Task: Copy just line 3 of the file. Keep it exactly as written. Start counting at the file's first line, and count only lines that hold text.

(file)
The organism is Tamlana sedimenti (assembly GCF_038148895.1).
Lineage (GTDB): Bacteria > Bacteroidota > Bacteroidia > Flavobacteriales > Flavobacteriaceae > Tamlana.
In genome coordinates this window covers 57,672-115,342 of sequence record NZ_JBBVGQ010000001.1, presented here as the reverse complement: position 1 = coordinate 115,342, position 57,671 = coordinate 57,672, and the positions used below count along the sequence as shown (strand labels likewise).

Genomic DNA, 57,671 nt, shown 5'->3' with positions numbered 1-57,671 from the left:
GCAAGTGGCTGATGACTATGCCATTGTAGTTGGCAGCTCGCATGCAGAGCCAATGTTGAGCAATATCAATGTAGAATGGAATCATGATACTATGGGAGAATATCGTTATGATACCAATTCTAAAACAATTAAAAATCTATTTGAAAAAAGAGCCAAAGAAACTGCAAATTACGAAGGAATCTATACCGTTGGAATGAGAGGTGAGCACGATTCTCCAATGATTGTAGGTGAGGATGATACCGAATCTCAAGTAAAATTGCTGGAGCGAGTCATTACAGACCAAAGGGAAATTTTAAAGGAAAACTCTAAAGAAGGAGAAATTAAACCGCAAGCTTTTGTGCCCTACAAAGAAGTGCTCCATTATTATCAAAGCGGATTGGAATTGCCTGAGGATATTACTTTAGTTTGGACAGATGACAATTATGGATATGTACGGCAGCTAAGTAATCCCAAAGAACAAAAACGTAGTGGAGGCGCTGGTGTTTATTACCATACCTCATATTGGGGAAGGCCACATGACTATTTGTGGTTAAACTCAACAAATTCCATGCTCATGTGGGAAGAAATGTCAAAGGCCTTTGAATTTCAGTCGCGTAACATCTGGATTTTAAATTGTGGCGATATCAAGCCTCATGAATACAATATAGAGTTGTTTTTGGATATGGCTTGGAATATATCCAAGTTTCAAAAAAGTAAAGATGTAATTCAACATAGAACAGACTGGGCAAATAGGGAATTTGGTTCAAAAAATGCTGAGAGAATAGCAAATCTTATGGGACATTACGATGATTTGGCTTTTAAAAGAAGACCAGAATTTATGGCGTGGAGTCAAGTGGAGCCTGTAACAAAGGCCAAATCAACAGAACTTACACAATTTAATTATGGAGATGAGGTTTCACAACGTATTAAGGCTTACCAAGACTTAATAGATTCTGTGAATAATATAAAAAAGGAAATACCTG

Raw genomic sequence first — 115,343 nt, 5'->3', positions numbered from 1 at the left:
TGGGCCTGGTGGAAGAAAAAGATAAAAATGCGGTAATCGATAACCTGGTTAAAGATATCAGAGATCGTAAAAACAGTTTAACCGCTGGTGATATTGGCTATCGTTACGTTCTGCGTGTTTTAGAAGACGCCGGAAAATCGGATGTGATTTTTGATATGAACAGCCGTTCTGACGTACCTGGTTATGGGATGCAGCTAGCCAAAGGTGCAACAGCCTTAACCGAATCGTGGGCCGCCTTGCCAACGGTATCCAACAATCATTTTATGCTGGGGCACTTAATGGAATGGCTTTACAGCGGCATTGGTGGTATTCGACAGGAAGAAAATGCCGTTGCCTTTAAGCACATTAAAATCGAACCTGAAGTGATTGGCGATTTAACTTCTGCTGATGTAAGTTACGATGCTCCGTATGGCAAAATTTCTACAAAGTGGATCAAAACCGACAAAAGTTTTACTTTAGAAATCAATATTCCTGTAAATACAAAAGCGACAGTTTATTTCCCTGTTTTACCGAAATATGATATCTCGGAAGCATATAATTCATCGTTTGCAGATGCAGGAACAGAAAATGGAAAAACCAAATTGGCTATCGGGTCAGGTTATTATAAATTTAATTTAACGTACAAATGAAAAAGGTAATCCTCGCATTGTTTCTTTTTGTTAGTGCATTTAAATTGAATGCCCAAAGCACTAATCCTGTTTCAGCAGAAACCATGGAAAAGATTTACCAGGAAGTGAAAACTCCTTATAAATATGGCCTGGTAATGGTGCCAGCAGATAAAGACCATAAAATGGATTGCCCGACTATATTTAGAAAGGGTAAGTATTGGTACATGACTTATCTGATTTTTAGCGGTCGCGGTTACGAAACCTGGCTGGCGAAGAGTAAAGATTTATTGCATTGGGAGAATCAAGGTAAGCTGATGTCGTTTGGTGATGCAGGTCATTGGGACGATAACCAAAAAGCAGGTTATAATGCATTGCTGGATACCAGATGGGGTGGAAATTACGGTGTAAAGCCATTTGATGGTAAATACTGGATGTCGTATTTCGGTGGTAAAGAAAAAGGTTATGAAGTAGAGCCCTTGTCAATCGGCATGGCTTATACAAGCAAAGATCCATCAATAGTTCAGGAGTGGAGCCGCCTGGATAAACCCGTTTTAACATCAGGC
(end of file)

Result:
In genome coordinates this window covers 57,672-115,342 of sequence record NZ_JBBVGQ010000001.1, presented here as the reverse complement: position 1 = coordinate 115,342, position 57,671 = coordinate 57,672, and the positions used below count along the sequence as shown (strand labels likewise).